As rivers go, the Eno isn't much. It is not long and, except in spate, it is not deep, it is not rapid, nor broad. It is a rather typical stream of the southeastern piedmont of North America; high banked under steep but low valley walls, too shallow for commercial navigation but with sufficient basin capture to produce prodigious spates after a summer downpour . Until the advent of modern bridge materials (steel and then concrete) that could lift a bridge above these floods, the river alternated between being merely a dangerous impediment to travel to being an absolute barrier to movement. Yet, like most streams in the Piedmont of the Appalachians, the Eno powered numerous pre-modern industries, and its fords channeled movement for thousands of years. Having located a light watercraft, I determined to see what vestiges could be seen of transportation and industrial impacts on the Eno above, near and below Hillsborough, NC.

[In the photo to the right, Critter on the Eno]

In mid-May 2010, for two days I paddled, poled, and dragged a canoe down the Eno at low water searching for signs of human cultural impacts. People, like bark beetles and groundhogs and beaver, leave signs of their passage on our landscapes. Those signs sometimes are the only evidence of their passing. They are thus inherently interesting. Along the river signs of human occupancy were many and there was much to be seen of the natural context of that usage.

Rhododendron bushes bloomed along the river banks, generally on the south side of the river. At this point in the annual cycle green was fully returned and the depths and variety of greens embracing the brown stream was almost painful to see. Full summer sunlight will make southern greenery actually hard to look at for me. Sunglasses are useful not so much to ward off the sun as to soften the green assault produced by the sun. But it was mid-May, late Spring and it was only almost painful.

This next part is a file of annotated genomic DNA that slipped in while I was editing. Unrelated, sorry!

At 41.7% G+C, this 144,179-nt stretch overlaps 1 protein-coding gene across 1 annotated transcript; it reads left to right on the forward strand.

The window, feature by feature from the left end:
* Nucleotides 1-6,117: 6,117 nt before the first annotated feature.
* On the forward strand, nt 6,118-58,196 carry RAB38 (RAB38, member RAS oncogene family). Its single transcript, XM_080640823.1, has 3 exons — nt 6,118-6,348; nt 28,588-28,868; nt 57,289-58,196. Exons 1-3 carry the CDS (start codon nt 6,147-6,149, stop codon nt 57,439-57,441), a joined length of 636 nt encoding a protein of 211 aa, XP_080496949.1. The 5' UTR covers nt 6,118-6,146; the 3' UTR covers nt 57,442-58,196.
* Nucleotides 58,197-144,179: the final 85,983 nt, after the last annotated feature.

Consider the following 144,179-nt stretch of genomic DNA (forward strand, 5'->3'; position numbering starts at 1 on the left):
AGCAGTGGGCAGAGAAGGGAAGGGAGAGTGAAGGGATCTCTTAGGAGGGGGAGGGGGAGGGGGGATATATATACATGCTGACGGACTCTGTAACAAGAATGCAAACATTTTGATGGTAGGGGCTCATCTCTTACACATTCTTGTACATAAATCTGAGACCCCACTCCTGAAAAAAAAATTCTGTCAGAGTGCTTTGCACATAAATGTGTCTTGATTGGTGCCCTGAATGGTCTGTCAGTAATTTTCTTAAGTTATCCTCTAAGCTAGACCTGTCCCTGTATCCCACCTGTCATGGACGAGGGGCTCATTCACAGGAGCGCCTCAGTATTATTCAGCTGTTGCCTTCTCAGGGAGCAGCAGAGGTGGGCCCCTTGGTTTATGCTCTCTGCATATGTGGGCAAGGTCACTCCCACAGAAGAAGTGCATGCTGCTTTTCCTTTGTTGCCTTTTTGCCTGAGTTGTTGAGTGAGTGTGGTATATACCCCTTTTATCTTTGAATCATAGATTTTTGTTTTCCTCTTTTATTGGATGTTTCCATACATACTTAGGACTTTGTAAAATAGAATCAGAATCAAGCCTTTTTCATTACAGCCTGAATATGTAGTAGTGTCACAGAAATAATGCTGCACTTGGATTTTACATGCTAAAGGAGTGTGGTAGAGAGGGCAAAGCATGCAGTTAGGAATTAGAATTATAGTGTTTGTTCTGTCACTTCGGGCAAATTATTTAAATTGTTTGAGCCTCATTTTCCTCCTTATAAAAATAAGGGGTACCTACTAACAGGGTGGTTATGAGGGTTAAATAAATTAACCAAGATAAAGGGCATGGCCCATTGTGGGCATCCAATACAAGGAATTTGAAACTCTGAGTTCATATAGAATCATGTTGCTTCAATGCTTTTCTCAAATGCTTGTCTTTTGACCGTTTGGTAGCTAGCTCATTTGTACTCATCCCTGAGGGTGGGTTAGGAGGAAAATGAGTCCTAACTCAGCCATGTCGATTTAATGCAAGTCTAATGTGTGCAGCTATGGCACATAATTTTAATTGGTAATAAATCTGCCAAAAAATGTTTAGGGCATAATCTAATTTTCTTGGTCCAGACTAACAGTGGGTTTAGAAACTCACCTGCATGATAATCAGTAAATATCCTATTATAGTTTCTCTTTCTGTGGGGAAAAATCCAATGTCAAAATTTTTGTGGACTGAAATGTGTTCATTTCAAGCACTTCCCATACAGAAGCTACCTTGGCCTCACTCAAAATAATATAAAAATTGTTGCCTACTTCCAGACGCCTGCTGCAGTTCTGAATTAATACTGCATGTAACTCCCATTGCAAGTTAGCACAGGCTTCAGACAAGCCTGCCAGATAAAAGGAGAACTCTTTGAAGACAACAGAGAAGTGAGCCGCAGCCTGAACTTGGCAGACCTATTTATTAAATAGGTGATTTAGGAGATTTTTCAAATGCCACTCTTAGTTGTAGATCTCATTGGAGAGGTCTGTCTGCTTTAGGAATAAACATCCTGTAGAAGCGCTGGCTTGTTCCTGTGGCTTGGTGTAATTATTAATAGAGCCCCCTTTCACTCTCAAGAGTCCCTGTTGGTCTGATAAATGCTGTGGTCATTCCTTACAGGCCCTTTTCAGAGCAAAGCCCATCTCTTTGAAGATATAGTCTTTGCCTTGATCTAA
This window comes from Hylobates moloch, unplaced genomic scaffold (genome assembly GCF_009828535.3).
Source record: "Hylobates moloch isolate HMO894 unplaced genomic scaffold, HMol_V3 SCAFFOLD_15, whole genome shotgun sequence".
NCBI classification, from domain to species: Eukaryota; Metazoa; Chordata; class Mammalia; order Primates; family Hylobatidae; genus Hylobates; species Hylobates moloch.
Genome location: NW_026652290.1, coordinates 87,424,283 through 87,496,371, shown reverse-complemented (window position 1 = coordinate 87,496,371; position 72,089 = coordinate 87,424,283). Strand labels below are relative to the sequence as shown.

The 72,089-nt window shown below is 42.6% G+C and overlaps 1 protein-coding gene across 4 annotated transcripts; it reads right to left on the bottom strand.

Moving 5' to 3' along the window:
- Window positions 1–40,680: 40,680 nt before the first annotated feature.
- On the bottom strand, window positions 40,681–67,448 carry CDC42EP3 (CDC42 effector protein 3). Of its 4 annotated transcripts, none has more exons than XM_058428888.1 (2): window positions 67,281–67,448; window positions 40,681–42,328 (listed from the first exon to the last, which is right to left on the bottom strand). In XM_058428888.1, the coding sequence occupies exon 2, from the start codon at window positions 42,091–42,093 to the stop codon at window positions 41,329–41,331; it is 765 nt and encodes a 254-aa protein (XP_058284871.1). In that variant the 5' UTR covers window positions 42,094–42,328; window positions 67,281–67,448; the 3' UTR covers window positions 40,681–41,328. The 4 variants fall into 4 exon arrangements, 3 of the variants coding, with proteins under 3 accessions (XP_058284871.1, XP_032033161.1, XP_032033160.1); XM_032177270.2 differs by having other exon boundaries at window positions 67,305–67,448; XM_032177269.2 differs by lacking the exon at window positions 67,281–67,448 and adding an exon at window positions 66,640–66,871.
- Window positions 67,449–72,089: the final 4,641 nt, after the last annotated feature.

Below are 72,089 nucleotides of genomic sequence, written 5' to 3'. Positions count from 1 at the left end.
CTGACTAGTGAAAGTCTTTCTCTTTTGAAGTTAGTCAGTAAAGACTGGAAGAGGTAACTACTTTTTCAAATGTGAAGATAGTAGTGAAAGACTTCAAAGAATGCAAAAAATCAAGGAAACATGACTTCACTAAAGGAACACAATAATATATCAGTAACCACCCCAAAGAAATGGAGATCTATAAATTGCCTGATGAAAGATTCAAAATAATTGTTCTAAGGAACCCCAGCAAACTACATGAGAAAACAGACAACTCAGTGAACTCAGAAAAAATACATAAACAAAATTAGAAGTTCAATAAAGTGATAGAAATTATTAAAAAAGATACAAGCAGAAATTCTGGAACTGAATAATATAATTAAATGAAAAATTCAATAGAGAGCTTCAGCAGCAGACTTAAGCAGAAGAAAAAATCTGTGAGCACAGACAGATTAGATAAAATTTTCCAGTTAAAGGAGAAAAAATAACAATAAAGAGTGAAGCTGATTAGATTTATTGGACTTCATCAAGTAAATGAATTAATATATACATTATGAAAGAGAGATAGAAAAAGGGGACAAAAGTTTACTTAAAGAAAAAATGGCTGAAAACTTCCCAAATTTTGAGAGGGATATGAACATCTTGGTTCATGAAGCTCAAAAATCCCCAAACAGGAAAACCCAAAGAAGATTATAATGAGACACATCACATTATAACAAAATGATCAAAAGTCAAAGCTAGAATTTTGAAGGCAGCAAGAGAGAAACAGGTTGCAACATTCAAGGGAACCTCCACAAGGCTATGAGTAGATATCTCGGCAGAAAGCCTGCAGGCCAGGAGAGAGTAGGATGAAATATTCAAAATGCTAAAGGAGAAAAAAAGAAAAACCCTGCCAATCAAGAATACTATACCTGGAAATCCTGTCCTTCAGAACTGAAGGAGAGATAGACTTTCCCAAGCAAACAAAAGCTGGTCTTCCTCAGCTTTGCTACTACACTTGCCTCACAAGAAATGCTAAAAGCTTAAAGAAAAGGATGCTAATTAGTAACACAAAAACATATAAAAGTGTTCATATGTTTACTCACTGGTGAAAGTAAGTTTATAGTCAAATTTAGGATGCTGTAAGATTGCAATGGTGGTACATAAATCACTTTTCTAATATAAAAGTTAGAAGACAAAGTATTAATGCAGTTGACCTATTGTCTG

Thanks to the low water, rubble from collapsed stone dams were clearly visible along the way (at least eight clustered in four areas of fall). There were timbers embedded in the stream bottom in one place indicating that a wooden dam, once a common feature in the piedmont, once occupied the spot. I couldn't help wondering how many other wooden dam sites I passed without a clue of their previous existence. None of the mill pond sites had certain "silt wedges" visible where the pond silted up before the dam blew out.

It was surprisingly difficult to see fords along the river. There were shoals aplenty, but the river had erased all sign of any ramps that might have once eased cargo into and out of the river. There were only four old roads visible from the river and they were visible only because prior study told me where to look. It is certain that there were at Hillsborough at least six crossings. And between Hillsborough and the southward reach of the river east of the Occaneechi Hills there were at least another six only two of which were barely discernible.

Just downstream from where Highway 70 crosses the river east of Hillsborough is the old Raleigh Road ford. Back in the 90s and old, old man told me his school bus used to cross the river there in the 1930s. It was a delight to find the old ten foot wide wagon road pointing right at a junction with old Fish Dam Road near the intersection of Palmers Grove Road and Highway 70.

It was a learning experience. Canoe touring on the upper Eno is a sketchy prospect at best. Seeing road remnants from the river after the return of the forest canopy is just not likely. In low water, dam rubble is the best indicator of dam locations. Most of the dam sites found had no visible remnant abutments, so the rubble was critical to finding the sites. Silt wedges, for reasons not yet totally clear were are not visible. Most of the riparian infrastructure shown on the J. Sauthier 1768 Map of Hillsborough is still visible.

Birdsong in a quiet canyon is captivating. That bird that looks like a drab sandpiper and actually hits the water for its food is just plain fun to watch. You can get real close to a preoccupied racoon if the stream is gurgling and you don't make any noise.

trm